“Can you imagine being the age you are today and to never have been in the woods?” Campers are stunned as their counselor Acorn (Kayla Czekaj) poses this unbelievable question to them after a reading of Dr. Suess’ The Lorax. As they sit in Fox’s Den, surrounded by trees and the chirping birds, they are asked to imagine a childhood where they could not play in the woods. Halfway through their week of Explorer Camp at Shaver’s Creek, they have spent hours in the forest playing camouflage, building mouse houses, and exploring the habitats all around them. The thought of not experiencing that bewilders them.
Their bewilderment is understandable, as many of these kids have been campers practically since they could walk. Their still-unfolding childhood has been filled with hours of playing outside, partially thanks to Shaver’s Creek, dedicated camp staff, and parents for enabling that experience here. In those brief moments of reflection under a canopy of white pines and white oaks, the importance of their time at camp is obviously apparent to them.
What would that be like? Thankfully, those campers will never have to know what it’s like to not be able to spend time in the great outdoors. But for many other kids, that “what if” is a reality they face every day. Whether it is because of where they live, because of parent fears, or because of the alluring pull of colorful screens, the reasons are endless. Many aren’t even aware of what it is they are missing out on. A lack of being outdoors (sometimes called “nature-deficit disorder,” a term coined by Last Child in the Woods author Richard Louv) is scientifically linked to attention disorders, depression, anxiety, obesity, problems in school, and can even lead to an overall shorter lifespan. All of these effects are especially evident when it is children who are experiencing the deficit. It’s upsetting to hear such facts, but there is a positive spin that can be put on them. If a lack of nature can cause so many problems, that means that working to help expose kids to the natural world can have amazing benefits.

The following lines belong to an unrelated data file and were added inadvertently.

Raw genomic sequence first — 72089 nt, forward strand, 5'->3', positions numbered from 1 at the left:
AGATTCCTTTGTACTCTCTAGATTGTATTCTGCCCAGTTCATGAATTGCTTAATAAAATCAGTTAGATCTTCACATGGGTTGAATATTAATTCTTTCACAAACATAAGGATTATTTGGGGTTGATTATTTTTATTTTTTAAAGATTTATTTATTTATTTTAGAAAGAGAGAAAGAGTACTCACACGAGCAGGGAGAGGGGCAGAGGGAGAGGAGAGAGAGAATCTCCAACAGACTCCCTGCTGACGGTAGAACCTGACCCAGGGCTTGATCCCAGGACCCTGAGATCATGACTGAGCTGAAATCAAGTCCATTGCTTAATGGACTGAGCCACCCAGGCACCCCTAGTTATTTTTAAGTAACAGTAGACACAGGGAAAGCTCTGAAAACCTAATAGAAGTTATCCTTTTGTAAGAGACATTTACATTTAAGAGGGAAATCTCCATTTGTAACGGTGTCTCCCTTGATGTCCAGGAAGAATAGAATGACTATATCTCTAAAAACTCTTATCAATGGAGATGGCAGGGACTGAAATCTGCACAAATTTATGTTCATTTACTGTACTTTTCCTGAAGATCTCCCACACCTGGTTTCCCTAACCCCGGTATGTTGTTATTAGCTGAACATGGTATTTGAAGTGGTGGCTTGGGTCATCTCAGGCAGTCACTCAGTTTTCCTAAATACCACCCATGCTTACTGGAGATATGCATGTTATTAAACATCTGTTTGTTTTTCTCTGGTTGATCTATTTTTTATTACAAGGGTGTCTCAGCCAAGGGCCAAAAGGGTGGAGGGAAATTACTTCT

So what can be done? One of the best answers was all around me this summer: camp. Like I said before, two of the biggest factors leading to kids experiencing a nature-deficit are simply lack of access and fears from parents about sending their kids out into the “wild.” Camp, however, is the ideal situation. When at camp, kids are able to experience the magic of being outdoors in an environment where they are safe and the place they go to is, more often than not, one that values nature in one way or another.
But camp is also an incredibly special place that all kids should be able to experience. Many of my best friends and my warmest memories come from long summers spent by a lake, in the woods, or by a campfire. Being at camp allows for a connection to nature that many kids do not get during the remainder of the year, but it also allows a special connection to people and opportunities. For some, a summer camp may also be their first time away from mom or dad, which can help kids to find themselves and have more freedom. Whether kids do it once, or twice, or a dozen times, and whether it’s for one week or a whole summer, the exposure to summer camp alone is sometimes enough to spark a love for adventure and the outdoors. That spark can lead to a lifetime of joy, fun, and all around well-being.
The problems that come with a nature deficit are real, but they aren’t unbeatable. Sign your kids, grandkids, future kids, or nieces and nephews up for a summer camp. Or better yet, go outside as a family whenever you can! Take them outside, teach them about the world they live in, and how to appreciate everything it has to offer. And above all, never stop discovering.